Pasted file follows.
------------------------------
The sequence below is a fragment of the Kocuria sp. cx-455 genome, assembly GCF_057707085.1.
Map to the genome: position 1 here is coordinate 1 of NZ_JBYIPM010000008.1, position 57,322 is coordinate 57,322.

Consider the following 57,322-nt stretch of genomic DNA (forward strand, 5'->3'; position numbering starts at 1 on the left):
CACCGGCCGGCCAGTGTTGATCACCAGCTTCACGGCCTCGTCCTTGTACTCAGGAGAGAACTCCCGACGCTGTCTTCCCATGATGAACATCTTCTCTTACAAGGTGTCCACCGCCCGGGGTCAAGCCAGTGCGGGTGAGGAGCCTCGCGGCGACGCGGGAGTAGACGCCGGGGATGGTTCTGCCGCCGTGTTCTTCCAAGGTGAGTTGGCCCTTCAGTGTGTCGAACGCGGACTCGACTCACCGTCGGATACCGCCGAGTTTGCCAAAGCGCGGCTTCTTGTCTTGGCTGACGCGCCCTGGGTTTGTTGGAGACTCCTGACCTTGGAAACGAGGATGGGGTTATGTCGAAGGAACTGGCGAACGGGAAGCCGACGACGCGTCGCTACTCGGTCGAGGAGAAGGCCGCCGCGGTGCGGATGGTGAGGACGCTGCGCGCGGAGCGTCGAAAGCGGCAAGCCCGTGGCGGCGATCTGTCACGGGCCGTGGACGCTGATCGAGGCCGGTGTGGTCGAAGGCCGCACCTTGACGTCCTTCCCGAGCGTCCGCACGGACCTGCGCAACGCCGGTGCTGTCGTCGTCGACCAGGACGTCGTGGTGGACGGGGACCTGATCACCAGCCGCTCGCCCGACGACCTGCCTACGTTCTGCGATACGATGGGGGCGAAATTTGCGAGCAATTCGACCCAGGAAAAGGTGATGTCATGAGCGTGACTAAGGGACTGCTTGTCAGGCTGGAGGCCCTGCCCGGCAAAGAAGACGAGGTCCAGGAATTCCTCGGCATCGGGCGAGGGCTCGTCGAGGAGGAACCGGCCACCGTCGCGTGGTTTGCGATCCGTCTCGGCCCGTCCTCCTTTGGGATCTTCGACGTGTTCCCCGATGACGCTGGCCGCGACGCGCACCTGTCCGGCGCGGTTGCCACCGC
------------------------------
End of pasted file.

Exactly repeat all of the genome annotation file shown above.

The sequence below is a fragment of the Kocuria sp. cx-455 genome, assembly GCF_057707085.1.
Map to the genome: position 1 here is coordinate 1 of NZ_JBYIPM010000008.1, position 57,322 is coordinate 57,322.

Consider the following 57,322-nt stretch of genomic DNA (forward strand, 5'->3'; position numbering starts at 1 on the left):
CACCGGCCGGCCAGTGTTGATCACCAGCTTCACGGCCTCGTCCTTGTACTCAGGAGAGAACTCCCGACGCTGTCTTCCCATGATGAACATCTTCTCTTACAAGGTGTCCACCGCCCGGGGTCAAGCCAGTGCGGGTGAGGAGCCTCGCGGCGACGCGGGAGTAGACGCCGGGGATGGTTCTGCCGCCGTGTTCTTCCAAGGTGAGTTGGCCCTTCAGTGTGTCGAACGCGGACTCGACTCACCGTCGGATACCGCCGAGTTTGCCAAAGCGCGGCTTCTTGTCTTGGCTGACGCGCCCTGGGTTTGTTGGAGACTCCTGACCTTGGAAACGAGGATGGGGTTATGTCGAAGGAACTGGCGAACGGGAAGCCGACGACGCGTCGCTACTCGGTCGAGGAGAAGGCCGCCGCGGTGCGGATGGTGAGGACGCTGCGCGCGGAGCGTCGAAAGCGGCAAGCCCGTGGCGGCGATCTGTCACGGGCCGTGGACGCTGATCGAGGCCGGTGTGGTCGAAGGCCGCACCTTGACGTCCTTCCCGAGCGTCCGCACGGACCTGCGCAACGCCGGTGCTGTCGTCGTCGACCAGGACGTCGTGGTGGACGGGGACCTGATCACCAGCCGCTCGCCCGACGACCTGCCTACGTTCTGCGATACGATGGGGGCGAAATTTGCGAGCAATTCGACCCAGGAAAAGGTGATGTCATGAGCGTGACTAAGGGACTGCTTGTCAGGCTGGAGGCCCTGCCCGGCAAAGAAGACGAGGTCCAGGAATTCCTCGGCATCGGGCGAGGGCTCGTCGAGGAGGAACCGGCCACCGTCGCGTGGTTTGCGATCCGTCTCGGCCCGTCCTCCTTTGGGATCTTCGACGTGTTCCCCGATGACGCTGGCCGCGACGCGCACCTGTCCGGCGCGGTTGCCACCGC